Human Habitation: minimal
Terrain: Standard island terrain, some beaches on the South side
Trash Report (0 bag): More here than other islands, a little dirtier
Species Report: The Brown Boobie!
SNORKEL REPORT: Sandy Cay: Not bad for seeing a few fish and some coral, not a top site though.

Norman Norman Island Home to the famous Willy T’s, floating bar and restaurant as well as the Caves (excellent snorkeling!) this island has zero civilization but for Willy’s, the Pirates Bights Restaurant on shore and a small gift shop. Every night we get here, there are over 30-60 boats moored and by 10:00 the next day all are gone! The novel Treasure Island by Robert Stevenson was written about this island!
Human Habitation: none
Terrain: A few great trails to hike, hilly, one small beach by dingy dock for restaurant. Trash Report (0 bag): minimal to none
Species Report: wild goats, hermit crabs, normal island birdies
SNORKEL REPORT: The Caves: Extending in 70 feet, and deep water right up to them, a neat place to visit and see moderate to high fish levels.

Peter Peter Island What a beach, what a destination. Having been multiple times to this wonderful spot. A high end resort with multiple beaches to enjoy. Just across the channel from Road Town, “a chill place” and thus far the crowds favorite for beaches, hiking and vistas.
Human Habitation: Some private residences, the resort, a small marina at the resort and dive shop
Terrain: A few roads, spectacular beaches, hilly.
Trash Report (0 bag): none on the beaches and trails we have hiked
Species Report: wild goats, hermit crabs, normal island birdies
SNORKEL REPORT: Dead Chest: Just off of Peter Island, this area had lots of huge deeper coral heads that. High fish concentration…awesome!

 

Culebra Culebra & Culebrita Aka the Spanish Virgin Islands. Situated equidistance between Puerto Rico and St. Thomas, very cool islands! Culebra is a popular spot for camping, a great local town feel with lots of culture. Breathtaking vistas. Culebrita is a national park and thus uninhabited. A popular day usage beach with moorings for overnight anchorage.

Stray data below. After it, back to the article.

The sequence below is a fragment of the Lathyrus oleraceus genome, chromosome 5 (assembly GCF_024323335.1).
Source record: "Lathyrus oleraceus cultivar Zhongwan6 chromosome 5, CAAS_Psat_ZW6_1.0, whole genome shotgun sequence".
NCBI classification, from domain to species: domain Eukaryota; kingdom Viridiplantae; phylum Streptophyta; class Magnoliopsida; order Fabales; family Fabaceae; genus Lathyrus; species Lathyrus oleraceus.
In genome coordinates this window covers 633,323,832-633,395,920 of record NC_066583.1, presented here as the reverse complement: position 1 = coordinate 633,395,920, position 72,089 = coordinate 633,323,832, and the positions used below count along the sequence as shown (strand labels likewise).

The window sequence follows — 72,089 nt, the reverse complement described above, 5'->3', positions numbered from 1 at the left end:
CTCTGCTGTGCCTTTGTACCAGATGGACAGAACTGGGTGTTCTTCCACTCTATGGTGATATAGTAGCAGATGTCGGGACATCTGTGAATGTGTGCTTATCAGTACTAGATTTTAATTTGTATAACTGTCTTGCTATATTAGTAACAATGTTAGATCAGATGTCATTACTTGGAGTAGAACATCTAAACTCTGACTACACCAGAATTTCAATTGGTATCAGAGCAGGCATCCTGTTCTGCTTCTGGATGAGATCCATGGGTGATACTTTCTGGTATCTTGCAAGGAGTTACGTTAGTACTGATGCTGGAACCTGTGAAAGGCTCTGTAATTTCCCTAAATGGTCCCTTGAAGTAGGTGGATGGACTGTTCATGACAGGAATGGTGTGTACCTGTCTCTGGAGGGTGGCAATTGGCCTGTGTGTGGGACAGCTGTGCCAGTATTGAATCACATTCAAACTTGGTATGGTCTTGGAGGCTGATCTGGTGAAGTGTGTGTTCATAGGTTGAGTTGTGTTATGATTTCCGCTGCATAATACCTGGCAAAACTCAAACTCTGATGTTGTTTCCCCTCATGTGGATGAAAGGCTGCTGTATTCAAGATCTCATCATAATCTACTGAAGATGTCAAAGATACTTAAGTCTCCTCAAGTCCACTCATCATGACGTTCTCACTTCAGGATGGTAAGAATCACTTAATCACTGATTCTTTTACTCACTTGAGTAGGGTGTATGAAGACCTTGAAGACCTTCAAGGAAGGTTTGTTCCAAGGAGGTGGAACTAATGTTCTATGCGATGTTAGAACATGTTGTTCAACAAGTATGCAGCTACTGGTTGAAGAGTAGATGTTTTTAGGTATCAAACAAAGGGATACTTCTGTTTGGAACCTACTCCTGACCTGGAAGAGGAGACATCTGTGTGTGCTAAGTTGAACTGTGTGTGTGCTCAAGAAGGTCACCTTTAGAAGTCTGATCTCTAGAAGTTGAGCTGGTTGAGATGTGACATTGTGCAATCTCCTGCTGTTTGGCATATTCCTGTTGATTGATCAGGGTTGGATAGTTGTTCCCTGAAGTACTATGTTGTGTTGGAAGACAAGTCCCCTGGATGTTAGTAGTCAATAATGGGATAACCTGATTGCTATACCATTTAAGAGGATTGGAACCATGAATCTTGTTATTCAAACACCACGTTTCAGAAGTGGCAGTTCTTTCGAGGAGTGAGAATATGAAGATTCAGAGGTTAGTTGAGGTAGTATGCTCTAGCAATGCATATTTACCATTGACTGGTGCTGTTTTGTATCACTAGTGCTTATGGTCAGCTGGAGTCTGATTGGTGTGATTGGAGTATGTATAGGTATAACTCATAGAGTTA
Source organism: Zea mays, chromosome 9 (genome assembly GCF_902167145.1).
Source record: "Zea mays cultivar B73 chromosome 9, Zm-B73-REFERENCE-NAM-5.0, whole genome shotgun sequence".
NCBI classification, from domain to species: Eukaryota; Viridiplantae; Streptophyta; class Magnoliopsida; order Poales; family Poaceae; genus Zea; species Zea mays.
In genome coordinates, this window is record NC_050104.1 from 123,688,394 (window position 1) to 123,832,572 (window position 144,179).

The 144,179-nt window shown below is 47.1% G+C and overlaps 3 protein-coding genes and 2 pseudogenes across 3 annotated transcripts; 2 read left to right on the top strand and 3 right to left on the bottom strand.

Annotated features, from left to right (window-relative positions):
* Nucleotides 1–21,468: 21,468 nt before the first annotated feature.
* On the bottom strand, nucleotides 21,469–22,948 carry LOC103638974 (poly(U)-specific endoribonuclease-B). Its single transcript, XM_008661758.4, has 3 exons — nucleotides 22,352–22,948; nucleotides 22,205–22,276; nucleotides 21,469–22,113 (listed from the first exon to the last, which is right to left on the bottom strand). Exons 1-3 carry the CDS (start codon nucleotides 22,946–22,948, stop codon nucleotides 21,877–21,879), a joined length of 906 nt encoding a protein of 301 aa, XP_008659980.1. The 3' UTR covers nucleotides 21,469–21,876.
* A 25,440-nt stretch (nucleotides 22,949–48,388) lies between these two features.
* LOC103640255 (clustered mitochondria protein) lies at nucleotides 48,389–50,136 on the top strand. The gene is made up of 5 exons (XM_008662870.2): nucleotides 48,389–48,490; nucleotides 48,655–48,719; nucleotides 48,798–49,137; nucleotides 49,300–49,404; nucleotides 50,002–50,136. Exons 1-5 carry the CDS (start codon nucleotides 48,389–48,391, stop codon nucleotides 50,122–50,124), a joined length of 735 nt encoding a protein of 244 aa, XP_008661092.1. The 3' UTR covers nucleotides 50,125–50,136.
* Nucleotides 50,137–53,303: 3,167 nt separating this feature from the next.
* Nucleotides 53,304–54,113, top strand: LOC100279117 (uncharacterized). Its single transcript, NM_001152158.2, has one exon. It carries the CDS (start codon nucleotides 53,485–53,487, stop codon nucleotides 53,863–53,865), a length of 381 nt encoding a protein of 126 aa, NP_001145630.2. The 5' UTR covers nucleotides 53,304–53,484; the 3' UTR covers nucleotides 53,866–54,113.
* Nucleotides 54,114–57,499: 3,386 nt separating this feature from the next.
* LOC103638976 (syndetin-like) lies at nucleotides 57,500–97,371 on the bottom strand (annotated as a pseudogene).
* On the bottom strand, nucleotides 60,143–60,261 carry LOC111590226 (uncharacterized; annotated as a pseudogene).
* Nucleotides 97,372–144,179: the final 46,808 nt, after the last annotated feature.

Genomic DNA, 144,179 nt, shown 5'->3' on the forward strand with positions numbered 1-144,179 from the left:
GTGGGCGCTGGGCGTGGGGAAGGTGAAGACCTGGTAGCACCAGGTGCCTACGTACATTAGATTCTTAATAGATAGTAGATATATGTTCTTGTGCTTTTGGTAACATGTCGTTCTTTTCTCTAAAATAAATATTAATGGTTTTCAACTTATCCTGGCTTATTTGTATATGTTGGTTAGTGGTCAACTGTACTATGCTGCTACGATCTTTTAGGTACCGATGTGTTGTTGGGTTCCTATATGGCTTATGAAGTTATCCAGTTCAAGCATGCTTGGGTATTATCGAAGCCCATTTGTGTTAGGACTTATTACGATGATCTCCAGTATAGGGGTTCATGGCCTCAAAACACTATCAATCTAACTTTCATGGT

Human Habitation: Not real sure of numbers but all Spanish speaking!
Terrain: Narrow, windy roads, steep hills, more lush vegetation .
Trash Report (0 bag): Not enough time for a significant clean up, average levels for the town. The small beach pictured below on Culebrita looked very clean from our anchorage 50 feet away.
Species Report: Turtles!!!

Culebrita2Culebra2 (2)Culebra2culebrita1


South Caicos South Caicos region The easternmost island of the Caico’s island chain. Anchoring at Cockburn Harbor, a smaller town with multiple small stores. Dove Cay was difficult to land on but well worth the short hike up to its summit.
Human Habitation: About 100-200 full time residents. No real tourism here.
Terrain: Good road network, abandoned salt mines everywhere, flat.
Trash Report (1 bag): A quick clean up of the only beach on Dove Cay, mostly cans. Species Report: Lots of wild animals – roosters, ram, dogs, horsey!

Dove Cay 2dove CaySouth Caicos 2southCaicos1

 

Providenciales Provo, Providenciales The largest city on the island, Provo has undergone and continues to undergo significant real estate development. Wonderful beaches, snorkeling and every modern day amenity.
Human Habitation: Around 10,000 year round populations. 34% local/”Belongers”, 66% expat. Terrain: Extensive road system, moderate hills, scrub brush vegetation.
Trash Report (3 bag): Not too bad for high usage areas. Resort areas noticeably more cleaner than non-resort ones. Combed entire beach off of Turtle Cove Marina, mostly private.
Species Report: Multiple fish species, a shark!

provo1 (2)provo1

 

 

Mayaguana Mayaguana Island A large island, the most easternmost point of the Bahamas. Small civilization, little in the way of infrastructure. Extremely hard dinghy dock to get to due to shallowness.
Human Habitation: none, 3 other boats at anchor.
Terrain: no roads, the nicest beach we have seen to date.
Trash Report (1 bag): Minimal. Typical plastic wash up that took the scouring of a good third of the entire beach to fill one bag.